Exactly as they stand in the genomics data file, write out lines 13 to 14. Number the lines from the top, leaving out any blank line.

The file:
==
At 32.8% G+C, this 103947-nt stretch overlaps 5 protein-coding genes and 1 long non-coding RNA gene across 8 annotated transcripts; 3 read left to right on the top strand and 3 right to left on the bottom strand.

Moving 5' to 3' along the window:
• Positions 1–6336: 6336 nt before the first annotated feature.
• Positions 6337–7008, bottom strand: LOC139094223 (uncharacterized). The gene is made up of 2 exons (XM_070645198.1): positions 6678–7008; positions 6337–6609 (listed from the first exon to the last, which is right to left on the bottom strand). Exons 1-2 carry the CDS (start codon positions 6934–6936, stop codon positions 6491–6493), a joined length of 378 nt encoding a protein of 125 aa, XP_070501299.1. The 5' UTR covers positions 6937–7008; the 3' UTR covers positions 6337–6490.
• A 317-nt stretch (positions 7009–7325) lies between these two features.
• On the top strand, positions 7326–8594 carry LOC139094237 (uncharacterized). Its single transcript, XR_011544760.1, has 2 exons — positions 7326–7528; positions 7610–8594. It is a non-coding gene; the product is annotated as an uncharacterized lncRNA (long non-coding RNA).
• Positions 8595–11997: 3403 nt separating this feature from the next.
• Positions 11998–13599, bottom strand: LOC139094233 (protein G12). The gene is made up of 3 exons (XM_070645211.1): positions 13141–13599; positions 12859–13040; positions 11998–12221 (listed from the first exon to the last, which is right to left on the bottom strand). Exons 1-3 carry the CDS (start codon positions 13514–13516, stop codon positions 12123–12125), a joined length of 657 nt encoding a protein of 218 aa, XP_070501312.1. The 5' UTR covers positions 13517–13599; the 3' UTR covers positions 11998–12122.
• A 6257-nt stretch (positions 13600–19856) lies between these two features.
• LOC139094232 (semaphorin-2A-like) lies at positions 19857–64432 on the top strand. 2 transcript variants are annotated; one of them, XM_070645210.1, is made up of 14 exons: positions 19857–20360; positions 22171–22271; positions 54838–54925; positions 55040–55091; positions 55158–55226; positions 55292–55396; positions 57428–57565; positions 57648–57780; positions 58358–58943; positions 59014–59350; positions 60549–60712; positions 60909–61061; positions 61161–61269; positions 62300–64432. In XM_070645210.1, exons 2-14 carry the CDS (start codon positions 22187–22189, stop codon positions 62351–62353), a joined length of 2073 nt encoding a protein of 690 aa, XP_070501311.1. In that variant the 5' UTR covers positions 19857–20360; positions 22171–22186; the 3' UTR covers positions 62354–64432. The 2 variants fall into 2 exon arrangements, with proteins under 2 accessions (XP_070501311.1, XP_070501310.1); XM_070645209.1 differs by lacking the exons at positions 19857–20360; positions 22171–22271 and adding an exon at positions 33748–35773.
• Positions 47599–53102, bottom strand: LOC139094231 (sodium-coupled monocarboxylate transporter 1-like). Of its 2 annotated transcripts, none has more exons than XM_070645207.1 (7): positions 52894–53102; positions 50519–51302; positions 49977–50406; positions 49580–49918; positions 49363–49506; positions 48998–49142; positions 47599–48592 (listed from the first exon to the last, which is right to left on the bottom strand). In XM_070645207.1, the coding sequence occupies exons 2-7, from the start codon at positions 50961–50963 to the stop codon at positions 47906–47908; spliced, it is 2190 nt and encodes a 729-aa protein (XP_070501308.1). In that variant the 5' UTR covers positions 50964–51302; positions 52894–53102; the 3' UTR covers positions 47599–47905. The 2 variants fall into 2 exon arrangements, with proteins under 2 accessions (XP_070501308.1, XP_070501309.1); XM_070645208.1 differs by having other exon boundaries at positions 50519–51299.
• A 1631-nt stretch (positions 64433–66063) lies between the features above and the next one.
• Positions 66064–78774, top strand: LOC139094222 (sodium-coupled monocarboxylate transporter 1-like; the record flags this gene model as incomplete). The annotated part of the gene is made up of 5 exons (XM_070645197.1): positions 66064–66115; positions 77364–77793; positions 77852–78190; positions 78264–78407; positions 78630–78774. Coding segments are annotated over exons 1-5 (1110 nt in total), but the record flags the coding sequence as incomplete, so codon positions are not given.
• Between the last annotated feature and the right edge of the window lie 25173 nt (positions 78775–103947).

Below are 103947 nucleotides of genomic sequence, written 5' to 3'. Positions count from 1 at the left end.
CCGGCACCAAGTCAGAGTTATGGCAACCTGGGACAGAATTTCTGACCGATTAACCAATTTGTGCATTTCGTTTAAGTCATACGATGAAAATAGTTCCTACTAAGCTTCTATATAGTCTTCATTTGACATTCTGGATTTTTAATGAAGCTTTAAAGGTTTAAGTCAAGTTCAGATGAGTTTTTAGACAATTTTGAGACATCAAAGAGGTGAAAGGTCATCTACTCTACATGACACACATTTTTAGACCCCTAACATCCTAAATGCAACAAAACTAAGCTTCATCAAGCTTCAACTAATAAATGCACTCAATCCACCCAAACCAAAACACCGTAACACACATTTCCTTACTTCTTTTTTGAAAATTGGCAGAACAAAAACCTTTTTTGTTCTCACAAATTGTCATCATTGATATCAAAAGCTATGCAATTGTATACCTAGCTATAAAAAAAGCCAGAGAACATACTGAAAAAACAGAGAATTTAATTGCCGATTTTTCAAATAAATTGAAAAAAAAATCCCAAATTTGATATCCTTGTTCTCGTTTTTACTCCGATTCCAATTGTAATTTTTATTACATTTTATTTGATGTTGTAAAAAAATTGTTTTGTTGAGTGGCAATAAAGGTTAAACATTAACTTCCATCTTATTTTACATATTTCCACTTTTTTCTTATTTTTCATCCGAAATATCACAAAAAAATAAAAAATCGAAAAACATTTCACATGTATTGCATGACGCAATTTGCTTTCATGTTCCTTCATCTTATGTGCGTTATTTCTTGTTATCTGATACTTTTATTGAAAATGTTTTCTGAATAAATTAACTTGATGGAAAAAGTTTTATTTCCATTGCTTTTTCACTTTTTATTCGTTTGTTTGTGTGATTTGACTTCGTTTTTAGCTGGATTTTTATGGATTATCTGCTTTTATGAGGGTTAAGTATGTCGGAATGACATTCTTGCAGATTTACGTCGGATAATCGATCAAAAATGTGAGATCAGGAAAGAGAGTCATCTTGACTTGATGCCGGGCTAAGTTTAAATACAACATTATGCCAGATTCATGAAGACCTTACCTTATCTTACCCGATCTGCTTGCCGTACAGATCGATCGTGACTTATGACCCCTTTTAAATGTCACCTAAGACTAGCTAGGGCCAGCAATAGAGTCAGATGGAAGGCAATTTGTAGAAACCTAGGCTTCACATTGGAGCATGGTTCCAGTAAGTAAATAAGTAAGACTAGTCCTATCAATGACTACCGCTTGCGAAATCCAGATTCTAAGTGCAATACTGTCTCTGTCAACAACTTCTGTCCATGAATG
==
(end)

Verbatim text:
• Positions 66064–78774, top strand: LOC139094222 (sodium-coupled monocarboxylate transporter 1-like; the record flags this gene model as incomplete). The annotated part of the gene is made up of 5 exons (XM_070645197.1): positions 66064–66115; positions 77364–77793; positions 77852–78190; positions 78264–78407; positions 78630–78774. Coding segments are annotated over exons 1-5 (1110 nt in total), but the record flags the coding sequence as incomplete, so codon positions are not given.
• Between the last annotated feature and the right edge of the window lie 25173 nt (positions 78775–103947).